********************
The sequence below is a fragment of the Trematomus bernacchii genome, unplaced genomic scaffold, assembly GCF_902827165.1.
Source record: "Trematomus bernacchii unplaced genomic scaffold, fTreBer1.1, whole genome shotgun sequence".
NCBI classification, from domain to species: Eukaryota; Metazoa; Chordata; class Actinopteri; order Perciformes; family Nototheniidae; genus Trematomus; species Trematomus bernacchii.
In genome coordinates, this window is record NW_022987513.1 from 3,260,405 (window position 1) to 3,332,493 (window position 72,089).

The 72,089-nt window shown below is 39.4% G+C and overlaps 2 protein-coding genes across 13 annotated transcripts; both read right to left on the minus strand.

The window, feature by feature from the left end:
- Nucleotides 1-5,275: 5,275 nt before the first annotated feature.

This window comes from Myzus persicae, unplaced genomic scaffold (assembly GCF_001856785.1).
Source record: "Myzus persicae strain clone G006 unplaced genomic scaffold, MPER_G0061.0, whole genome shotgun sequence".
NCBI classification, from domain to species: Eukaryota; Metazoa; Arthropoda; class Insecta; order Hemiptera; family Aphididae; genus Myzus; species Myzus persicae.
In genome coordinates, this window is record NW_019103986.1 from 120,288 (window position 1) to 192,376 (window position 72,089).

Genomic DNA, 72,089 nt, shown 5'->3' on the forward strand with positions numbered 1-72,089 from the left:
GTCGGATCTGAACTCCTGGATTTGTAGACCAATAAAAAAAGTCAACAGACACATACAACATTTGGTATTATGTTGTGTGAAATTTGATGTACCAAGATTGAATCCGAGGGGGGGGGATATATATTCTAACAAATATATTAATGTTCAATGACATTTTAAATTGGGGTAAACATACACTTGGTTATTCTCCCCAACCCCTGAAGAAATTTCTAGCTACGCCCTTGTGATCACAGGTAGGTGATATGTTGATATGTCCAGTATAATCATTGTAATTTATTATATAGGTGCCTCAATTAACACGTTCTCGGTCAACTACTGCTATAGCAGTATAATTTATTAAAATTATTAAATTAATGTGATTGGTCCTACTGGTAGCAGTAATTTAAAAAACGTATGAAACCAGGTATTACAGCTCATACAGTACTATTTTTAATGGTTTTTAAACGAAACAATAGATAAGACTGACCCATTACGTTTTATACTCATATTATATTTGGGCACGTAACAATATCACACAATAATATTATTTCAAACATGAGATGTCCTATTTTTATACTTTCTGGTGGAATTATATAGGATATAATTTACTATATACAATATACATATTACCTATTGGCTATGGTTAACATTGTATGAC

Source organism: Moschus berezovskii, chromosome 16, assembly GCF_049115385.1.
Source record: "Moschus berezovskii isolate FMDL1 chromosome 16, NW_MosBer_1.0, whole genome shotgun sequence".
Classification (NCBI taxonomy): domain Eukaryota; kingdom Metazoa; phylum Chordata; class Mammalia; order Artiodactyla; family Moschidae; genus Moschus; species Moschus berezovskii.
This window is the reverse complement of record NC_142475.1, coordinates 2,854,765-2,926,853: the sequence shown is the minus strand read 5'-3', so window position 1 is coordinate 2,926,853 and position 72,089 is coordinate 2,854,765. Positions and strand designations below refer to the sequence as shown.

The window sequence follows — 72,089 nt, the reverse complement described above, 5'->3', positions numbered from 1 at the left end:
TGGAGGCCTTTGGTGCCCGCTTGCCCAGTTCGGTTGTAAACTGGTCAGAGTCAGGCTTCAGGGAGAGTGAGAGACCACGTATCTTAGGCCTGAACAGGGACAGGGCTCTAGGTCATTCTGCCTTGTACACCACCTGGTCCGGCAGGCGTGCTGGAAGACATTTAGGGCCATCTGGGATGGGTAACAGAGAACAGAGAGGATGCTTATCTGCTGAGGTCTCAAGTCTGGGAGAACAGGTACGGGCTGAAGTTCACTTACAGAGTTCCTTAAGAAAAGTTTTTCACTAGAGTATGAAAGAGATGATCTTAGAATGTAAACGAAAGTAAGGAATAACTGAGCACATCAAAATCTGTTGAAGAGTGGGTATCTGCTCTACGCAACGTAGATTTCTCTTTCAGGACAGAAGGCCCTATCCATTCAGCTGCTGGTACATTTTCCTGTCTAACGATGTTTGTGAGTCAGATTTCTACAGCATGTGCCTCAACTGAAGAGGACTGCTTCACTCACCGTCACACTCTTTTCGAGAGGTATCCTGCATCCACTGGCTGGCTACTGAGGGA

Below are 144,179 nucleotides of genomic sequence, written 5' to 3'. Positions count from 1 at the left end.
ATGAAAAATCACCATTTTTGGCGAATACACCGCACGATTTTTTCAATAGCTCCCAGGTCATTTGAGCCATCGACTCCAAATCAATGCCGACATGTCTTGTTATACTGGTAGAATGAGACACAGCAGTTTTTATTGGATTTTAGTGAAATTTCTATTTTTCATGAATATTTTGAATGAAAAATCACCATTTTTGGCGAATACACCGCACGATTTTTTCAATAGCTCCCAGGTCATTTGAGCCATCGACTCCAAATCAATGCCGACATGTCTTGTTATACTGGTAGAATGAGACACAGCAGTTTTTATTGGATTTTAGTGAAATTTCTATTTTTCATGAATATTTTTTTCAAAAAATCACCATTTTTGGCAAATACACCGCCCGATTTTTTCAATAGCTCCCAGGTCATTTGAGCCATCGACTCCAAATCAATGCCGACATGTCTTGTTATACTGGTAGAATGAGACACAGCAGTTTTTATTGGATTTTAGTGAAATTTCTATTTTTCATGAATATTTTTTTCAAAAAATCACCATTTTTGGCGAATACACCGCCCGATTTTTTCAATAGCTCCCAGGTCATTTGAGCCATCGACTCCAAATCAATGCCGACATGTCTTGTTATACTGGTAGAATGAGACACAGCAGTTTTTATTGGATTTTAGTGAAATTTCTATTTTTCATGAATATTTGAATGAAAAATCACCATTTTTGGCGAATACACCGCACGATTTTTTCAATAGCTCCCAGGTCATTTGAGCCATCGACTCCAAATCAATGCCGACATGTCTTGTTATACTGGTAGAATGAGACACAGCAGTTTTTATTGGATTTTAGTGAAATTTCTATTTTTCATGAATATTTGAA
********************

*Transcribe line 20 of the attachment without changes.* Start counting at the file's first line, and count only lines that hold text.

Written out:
Below are 144,179 nucleotides of genomic sequence, written 5' to 3'. Positions count from 1 at the left end.